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Review wind projects, but don't kill them

The Deepwater Windfarm, 12 miles east off the

The Deepwater Windfarm, 12 miles east off the coast of Montauk Point and 2 miles south of Block Island, R.I. as seen on Nov. 23, 2016. Photo Credit: P. Coughlin

When federal officials put the nation’s first big offshore wind farm on hold in order to expand an environmental review of the project, the dirty irony was inescapable. The Trump administration — which has slavishly shed regulations, short-circuited environmental reviews and promoted fossil fuels — was using environmental protection to delay a renewable energy project.

But as clean a fit as that connect-the-dot conclusion might seem, the action was not unreasonable. The Bureau of Ocean Energy Management said it wanted its review of the 800-megawatt Vineyard Wind project south of Martha’s Vineyard to include an analysis of the cumulative impact of all offshore wind projects being developed.

As public policy, analyzing cumulative impacts is important. The offshore wind industry is expanding rapidly, especially in the Northeast. New York alone has handed out contracts for more than 1,800 megawatts with another 7,000-plus due by 2035. And Vineyard Wind, while it came from a fairly responsible developer who agreed to phase construction so as not to disrupt the migratory season of the highly endangered right whale, fell short in meeting concerns of the commercial fishing community. A good cumulative impact analysis would consider how industrial-scale wind power affects climate change, air and water pollution, migratory birds, marine mammals, and commercial and recreational fishers, among others.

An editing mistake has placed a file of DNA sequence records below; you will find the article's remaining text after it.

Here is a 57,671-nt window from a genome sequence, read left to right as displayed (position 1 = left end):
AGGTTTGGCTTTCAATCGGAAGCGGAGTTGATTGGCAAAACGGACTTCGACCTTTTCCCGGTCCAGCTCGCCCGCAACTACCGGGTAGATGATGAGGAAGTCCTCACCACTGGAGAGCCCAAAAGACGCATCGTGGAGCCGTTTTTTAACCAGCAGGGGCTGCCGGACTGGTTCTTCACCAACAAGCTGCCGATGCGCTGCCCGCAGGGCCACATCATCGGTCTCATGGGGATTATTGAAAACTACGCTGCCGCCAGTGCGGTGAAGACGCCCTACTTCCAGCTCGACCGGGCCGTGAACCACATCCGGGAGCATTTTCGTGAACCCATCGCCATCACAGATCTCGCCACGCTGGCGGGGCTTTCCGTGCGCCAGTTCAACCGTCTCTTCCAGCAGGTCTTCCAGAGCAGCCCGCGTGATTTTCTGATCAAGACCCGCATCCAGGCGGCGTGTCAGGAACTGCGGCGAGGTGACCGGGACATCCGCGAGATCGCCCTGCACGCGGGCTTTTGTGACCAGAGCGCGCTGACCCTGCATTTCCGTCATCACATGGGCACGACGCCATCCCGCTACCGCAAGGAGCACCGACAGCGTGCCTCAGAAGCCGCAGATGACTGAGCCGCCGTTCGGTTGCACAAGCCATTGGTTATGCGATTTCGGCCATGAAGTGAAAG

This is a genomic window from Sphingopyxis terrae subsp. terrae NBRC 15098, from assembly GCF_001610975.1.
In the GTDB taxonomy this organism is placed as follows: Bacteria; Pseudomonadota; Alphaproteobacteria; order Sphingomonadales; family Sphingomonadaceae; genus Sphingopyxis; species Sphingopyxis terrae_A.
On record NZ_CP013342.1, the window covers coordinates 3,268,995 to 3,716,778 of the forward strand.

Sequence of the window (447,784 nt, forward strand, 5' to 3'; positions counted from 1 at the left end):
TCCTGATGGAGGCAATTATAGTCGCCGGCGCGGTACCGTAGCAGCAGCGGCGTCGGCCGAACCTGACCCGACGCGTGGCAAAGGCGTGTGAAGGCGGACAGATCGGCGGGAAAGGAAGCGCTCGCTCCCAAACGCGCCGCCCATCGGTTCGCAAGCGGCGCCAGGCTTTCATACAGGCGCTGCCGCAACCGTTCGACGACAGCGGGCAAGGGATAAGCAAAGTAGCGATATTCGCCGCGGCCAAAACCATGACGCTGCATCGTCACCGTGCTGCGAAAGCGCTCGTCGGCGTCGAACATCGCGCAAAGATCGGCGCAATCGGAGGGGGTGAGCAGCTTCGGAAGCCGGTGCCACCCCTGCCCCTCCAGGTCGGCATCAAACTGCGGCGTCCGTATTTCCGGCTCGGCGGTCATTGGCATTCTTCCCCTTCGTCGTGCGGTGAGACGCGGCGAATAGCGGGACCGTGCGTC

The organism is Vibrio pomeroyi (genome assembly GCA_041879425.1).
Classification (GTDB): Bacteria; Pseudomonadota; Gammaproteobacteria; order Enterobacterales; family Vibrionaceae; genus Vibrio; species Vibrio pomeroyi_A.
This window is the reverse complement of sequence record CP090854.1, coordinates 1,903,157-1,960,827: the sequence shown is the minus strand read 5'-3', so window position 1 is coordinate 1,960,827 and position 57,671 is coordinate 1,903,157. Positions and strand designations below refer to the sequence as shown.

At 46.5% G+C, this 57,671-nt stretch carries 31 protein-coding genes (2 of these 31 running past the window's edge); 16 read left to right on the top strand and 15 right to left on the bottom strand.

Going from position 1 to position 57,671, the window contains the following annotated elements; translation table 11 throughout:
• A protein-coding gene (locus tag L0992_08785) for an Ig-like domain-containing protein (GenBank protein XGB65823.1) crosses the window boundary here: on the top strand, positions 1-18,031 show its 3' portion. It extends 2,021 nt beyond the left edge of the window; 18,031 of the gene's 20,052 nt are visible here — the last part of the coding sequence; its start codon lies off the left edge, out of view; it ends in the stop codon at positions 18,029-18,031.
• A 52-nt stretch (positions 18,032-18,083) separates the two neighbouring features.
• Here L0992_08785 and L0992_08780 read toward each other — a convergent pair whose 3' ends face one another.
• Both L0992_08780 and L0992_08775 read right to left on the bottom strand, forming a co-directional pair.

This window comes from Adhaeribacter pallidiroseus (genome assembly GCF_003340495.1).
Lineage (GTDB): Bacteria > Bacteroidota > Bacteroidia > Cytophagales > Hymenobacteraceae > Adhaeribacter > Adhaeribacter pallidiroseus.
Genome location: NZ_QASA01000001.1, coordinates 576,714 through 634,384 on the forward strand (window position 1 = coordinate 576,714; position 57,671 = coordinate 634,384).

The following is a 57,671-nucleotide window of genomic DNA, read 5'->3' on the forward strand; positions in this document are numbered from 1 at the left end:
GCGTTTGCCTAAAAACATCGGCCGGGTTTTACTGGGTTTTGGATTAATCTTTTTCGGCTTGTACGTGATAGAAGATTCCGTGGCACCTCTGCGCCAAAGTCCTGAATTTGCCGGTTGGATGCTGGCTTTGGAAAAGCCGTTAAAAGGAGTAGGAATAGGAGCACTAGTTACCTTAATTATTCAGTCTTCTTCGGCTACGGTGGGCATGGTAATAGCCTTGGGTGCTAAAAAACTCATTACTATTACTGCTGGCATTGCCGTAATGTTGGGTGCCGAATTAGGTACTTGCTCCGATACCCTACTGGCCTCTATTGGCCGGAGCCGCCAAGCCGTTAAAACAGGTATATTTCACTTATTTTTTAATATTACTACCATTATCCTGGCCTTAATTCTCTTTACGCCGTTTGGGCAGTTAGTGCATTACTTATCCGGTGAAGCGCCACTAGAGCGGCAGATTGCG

BOEM must not use this delay to kill the project. Offshore wind is essential to the fight against climate change. Its benefits easily outweigh any negatives. BOEM, and the Trump administration in general, despite the president’s occasional disparagement of “windmills,” have been bullish on offshore wind as giant infrastructure projects with good jobs.

Until recently, the history of the industry was a graveyard of projects abandoned in the face of local opposition, regulatory hurdles and tough economics. As all of those improve and offshore wind gears up for a bright future, a fair and stable environmental review process is essential. That’s what BOEM needs to establish, and without further delay, so the nation can begin to harvest the clean power it needs.


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